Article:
PSO plays like a dungeon crawler; if you don’t know what that means, the main focus of the game is “pick level, kill dudes, loot treasures.” Longevity is garnered from a treadmilling character level system that is capped at a whopping 200, potentially offering hundreds upon hundreds of hours to be spent grinding in a single save file. Time goes by very quickly while playing PSO though because the thrill of the hunt is very real and omnipresent—with each enemy you defeat, there exists a chance for a rare item to drop, and this game, perhaps more than any other game I’ve ever played, has some of the coolest and most memorable rare weapons and armor. Each weapon is named, offering a glimpse into what may be considered PSO‘s “lore” for lack of a better term, and shows up on your character as a heavily modified version of one of the game’s conventional weapons. Named armor doesn’t show up per se, but rare sets usually offer minor aesthetic change in the form of some sort of aura surrounding your dude. In PSO, you know someone is leet when you see them enveloped in a could of smoke, or surrounded by pulsating laser rings.
Another piece of gear that plays heavily into PSO is the MAG, a small robotic familiar for your character that offers stat boosts, special moves called “photon blasts”, and even invulnerability or resurrection if it likes you enough. Every five minutes or so, players can feed their MAGs extra items they’re carrying to increase HP, attack, defense, or accuracy. Every level the MAG gains translates into an extra point to the stat for the character (except for accuracy…that’s every two points, for some reason). Eventually as MAGs levels up, they will evolve and learn photon blasts that can then be used as the player deals and receives damage to build up a meter. Photon blasts generally deal large amounts of damage to a group of enemies, but some offer large temporary stat boosts or powerful healing to the team as support. Like players, a MAG can be leveled all the way to 200 as well.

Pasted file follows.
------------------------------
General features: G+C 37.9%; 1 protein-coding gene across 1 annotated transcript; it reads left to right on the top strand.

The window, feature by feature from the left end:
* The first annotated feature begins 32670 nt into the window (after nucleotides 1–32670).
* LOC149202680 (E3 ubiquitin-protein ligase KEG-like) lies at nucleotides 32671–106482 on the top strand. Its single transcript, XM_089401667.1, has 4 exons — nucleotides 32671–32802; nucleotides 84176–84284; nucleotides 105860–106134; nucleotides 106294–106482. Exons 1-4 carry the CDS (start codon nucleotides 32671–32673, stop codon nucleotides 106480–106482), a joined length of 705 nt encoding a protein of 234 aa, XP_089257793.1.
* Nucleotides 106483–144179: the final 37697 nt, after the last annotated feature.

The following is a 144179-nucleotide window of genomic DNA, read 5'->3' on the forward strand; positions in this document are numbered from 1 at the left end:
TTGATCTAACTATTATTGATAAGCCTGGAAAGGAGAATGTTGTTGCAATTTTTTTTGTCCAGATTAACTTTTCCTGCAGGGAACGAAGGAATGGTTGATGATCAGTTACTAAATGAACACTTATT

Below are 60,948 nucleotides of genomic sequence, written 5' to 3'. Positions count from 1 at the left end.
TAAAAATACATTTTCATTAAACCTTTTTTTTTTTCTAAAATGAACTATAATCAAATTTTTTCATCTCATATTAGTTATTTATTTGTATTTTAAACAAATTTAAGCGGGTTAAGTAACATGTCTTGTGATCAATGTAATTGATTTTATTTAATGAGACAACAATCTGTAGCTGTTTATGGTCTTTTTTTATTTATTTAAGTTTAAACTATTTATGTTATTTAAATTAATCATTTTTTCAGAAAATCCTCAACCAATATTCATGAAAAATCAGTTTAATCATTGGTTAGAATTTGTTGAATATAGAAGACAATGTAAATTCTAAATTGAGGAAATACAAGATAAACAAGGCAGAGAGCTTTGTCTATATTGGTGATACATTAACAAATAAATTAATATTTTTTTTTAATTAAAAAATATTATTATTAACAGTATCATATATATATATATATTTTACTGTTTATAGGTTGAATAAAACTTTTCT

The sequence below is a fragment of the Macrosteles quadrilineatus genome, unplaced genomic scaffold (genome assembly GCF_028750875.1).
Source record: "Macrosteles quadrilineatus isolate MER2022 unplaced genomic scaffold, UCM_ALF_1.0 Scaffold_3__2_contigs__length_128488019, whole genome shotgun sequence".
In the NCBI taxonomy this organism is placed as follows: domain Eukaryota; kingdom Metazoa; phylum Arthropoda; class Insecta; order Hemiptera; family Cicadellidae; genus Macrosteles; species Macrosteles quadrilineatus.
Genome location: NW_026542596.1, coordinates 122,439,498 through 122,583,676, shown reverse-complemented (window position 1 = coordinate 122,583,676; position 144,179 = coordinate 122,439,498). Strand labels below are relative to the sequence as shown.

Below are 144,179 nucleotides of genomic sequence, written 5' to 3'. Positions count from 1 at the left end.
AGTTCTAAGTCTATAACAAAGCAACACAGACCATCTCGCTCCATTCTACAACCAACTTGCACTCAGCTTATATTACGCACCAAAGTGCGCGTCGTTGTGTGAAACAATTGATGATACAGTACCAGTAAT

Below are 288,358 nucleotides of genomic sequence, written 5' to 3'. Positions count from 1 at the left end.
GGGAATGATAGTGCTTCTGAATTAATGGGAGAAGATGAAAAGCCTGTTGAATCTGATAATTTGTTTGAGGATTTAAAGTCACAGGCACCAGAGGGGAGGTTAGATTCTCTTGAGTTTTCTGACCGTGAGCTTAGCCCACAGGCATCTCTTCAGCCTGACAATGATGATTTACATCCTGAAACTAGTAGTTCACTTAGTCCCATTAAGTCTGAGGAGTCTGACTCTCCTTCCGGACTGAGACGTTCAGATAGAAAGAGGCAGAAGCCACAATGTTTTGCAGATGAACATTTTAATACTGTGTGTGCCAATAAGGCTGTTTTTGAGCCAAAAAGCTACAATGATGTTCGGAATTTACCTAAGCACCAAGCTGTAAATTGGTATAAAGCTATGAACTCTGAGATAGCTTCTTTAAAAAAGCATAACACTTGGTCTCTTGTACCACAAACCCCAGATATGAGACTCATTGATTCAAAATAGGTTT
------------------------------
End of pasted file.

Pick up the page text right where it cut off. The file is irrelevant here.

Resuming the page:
What’s awesome about MAGs is that they aren’t bound to the specific character by which they’re raised; if I start a hunter and raise his MAG to level 100, I could then unequip it and give it to another character who is level one to give them a giant head start. MAGs offer a whole new level of meta-customization that allows for heavy alteration of character stats, and raising a MAG only adds to the compounding fun of Phantasy Star Online.
Remember earlier when I chose to ignore the plot category entirely? Here’s what happens, and I swear on Red Ring Rico’s grave, there is zero exaggeration here: when you create a new character, the game dumps you straight in front of the “President” of Pioneer-3, your space colony searching for a new planet capable of sustaining life, and he tells you to go clear the forest of some indigenous creatures that are threatening your new colonies on planet Ragol. After you purge the forest and return to him, he says, “Good. Now go clear these caves.” Next comes the mines, and then the ruins after that, and before you know it, you actually beat the game.